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Refractive Surgery and Orthokeratology

Refractive Surgery

Refractive Surgery is an exciting development in the treatment of nearsightedness and astigmatism. It provides a viable alternative to spectacle or contact lens wear. Several treatment modalities are currently being studied for farsightedness but none have proven to be highly reliable at this time. We will discuss some of the various forms of refractive surgery being performed in the United States today.

The basic concept for all refractive surgery procedures involves altering the shape and power of the cornea. The cornea is the “window” of the eye that accounts for nearly 70 percent of the eye’s focusing power. By altering the shape of the cornea, the prescription of the eye can be changed.

While optometrists are not licensed to perform surgery, they can in most instances participate in patient care by performing pre- and post-operative examinations.

Radial Keratotomy (RK)

Radial Keratotomy is a surgical procedure in which a surgeon flattens the cornea by placing a series of radial incisions into the cornea. These incisions cause the cornea to flatten thus creating a power change. This procedure can correct nearsightedness between 1.50 and 6.00 diopters.

Photorefractive Keratectomy (PRK)

Photorefractive Keratectomy is a laser surgical procedure which uses the excimer laser. The physician applies the laser to the corneal surface and altering its shape. This procedure will correct nearsightedness between 1.50 and 6.00 diopters. The amount of corneal shaping is calculated and controlled using computer technology.

Automated Lamella Keratectomy (ALK)

Automated Lamellar Keratectomy is a surgical technique used to treat very high amounts of nearsightedness. It is typically reserved for nearsightedness greater than 6.00 diopters. This surgical technique involves removing the top portion of the cornea called the corneal cap with an instrument called a micro-keratome. Once the cap is removed, a small layer of corneal tissue is shaved off with a second application of the micro-keratome. The corneal cap is then placed back in position and allowed to adhere back to the eye. This produces a thinning of the cornea and a reduction in the amount of nearsightedness.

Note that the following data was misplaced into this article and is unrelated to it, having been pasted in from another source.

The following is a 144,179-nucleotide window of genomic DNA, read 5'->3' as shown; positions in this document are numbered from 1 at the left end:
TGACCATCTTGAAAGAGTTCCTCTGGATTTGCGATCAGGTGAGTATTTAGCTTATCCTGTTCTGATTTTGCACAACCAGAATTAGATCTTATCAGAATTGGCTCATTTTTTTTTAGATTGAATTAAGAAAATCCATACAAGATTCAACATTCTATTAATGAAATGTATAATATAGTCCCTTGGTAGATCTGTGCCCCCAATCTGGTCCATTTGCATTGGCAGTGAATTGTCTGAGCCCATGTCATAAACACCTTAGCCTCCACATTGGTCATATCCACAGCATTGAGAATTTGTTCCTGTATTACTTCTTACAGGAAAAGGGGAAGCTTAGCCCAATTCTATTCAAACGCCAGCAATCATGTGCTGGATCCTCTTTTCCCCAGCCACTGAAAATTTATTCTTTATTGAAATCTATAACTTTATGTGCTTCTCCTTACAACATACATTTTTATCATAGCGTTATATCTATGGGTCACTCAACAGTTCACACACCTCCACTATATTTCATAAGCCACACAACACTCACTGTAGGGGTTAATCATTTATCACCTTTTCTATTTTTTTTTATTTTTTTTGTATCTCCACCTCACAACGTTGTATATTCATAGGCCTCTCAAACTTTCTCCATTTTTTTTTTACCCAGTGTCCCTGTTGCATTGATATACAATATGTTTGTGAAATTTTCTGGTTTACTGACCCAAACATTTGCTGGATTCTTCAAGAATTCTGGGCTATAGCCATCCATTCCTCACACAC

This procedure is not available for astigmatism correction.

Laser In-Situ Keratomelieusis (LASIK)

Laser in-situ keratomelieusis is a surgical technique that combines the micro-keratome used in ALK and the excimer laser used in PRK. This procedure allows the surgeon to correct a wide range of nearsightedness. During the surgical procedure the micro-keratome is used to slice the front portion of the cornea and to expose the area that will be treated with the laser. Unlike ALK, the corneal cap is not completely removed but a “flap” is created.

Once the flap is created and folded back, the PRK laser is applied to the exposed area. The laser will cause corneal tissue ablation or tissue reduction which creates a thinner cornea thus reducing the amount of nearsightedness.

When the laser is finished, the corneal flap is gently put back in place. This increasingly popular surgical procedure is being studied at centers across the country to determine its safety, predictability and long term prognosis.

This procedure seems to be the most encouraging in the attempts to correct farsightedness.

Orthokeratology

Orthokeratology is a nonsurgical procedure used to flatten the cornea and reduce nearsightedness. This procedure involves fitting a series of contact lenses over an extended period of time with each lens creating a slightly flatter corneal shape thus reducing the amount of nearsightedness. This procedure does not provide a permanent correction but requires contact lenses to be worn on a scheduled basis to retain the effects of nearsighted reduction.

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